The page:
Genetic factors increase the risk of depression, but the extent to which this can be offset by modifiable lifestyle factors is unknown. Researchers investigated whether a combination of healthy lifestyles is associated with lower risk of depression regardless of genetic risk.
Data were obtained from the UK Biobank and consisted of 339,767 participants (37-73 years old) without depression between 2006 and 2010. Genetic risk was categorised as low, intermediate, or high according to polygenic risk score for depression. A combination of healthy lifestyles factors-including no current smoking, regular physical activity, a healthy diet, moderate alcohol intake and a body mass index <30 kg/m2-was categorised into favourable, intermediate, and unfavorable lifestyles.
The risk of depression was 22% higher among those at high genetic risk compared with those at low genetic risk (HR = 1.22, 95% CI: 1.14-1.30). Participants with high genetic risk and unfavourable lifestyle had a more than two-fold risk of incident depression compared with low genetic risk and favourable lifestyle (HR = 2.18, 95% CI: 1.84-2.58). There was no significant interaction between genetic risk and lifestyle factors. Among participants at high genetic risk, a favourable lifestyle was associated with nearly 50% lower relative risk of depression than an unfavourable lifestyle (HR = 0.51, 95% CI: 0.43-0.60).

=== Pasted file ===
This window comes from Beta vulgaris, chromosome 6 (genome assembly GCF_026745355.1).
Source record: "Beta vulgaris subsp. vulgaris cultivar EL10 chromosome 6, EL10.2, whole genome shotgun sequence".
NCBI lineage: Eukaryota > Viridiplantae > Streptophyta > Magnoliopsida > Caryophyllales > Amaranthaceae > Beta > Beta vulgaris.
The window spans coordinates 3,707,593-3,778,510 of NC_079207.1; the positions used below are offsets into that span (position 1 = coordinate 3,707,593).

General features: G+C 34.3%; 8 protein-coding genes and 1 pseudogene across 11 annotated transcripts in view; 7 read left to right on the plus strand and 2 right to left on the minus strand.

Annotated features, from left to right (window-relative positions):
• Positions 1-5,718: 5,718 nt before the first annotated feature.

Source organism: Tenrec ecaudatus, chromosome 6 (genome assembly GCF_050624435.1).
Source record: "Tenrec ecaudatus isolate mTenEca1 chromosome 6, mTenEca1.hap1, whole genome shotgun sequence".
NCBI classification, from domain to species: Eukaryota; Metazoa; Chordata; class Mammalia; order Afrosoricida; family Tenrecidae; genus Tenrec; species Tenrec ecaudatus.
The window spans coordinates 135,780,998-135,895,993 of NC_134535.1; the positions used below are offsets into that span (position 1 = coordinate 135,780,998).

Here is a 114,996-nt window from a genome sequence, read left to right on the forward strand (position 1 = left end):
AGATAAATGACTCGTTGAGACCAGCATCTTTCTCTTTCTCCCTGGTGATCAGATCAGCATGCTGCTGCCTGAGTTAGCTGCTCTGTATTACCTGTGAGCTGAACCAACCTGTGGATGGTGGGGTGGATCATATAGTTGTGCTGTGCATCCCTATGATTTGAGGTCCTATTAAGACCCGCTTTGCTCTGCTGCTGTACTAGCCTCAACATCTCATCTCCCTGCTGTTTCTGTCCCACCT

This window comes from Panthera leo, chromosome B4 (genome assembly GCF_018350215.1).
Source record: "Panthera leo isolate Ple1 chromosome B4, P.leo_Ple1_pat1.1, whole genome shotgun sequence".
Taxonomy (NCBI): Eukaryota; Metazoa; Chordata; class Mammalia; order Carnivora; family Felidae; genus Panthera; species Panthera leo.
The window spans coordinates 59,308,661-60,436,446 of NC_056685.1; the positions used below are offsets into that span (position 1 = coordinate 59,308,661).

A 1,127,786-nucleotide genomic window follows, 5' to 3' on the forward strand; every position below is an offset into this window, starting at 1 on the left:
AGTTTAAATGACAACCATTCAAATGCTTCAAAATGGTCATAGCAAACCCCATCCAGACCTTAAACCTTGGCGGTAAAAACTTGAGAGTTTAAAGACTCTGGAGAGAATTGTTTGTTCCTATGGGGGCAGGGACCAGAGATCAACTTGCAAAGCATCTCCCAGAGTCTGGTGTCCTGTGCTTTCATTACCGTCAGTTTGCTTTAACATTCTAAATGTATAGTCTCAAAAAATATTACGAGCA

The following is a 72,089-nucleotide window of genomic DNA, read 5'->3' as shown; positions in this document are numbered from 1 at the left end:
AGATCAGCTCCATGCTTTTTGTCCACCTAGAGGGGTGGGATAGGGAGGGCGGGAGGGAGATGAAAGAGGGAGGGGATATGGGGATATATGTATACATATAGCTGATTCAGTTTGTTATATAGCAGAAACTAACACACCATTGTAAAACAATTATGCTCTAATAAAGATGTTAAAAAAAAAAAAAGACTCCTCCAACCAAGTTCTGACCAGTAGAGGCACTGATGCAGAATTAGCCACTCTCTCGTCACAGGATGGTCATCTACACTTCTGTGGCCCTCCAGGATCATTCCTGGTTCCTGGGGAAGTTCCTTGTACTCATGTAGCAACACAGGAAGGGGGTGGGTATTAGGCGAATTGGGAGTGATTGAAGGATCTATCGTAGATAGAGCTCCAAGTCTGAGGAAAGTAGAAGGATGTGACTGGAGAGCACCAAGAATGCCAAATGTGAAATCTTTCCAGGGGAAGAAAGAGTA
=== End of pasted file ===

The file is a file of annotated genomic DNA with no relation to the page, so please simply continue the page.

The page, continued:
The researchers concluded that genetic and lifestyle factors were independently associated with risk of incident depression. Adherence to healthy lifestyles may lower the risk of depression regardless of genetic risk.
Source: Cao Z, Yang H, Ye Y, Zhang Y, Li S, Zhao H, Wang Y. Polygenic risk score, healthy lifestyles, and risk of incident depression. Transl Psychiatry. 2021 Mar 29;11(1):189.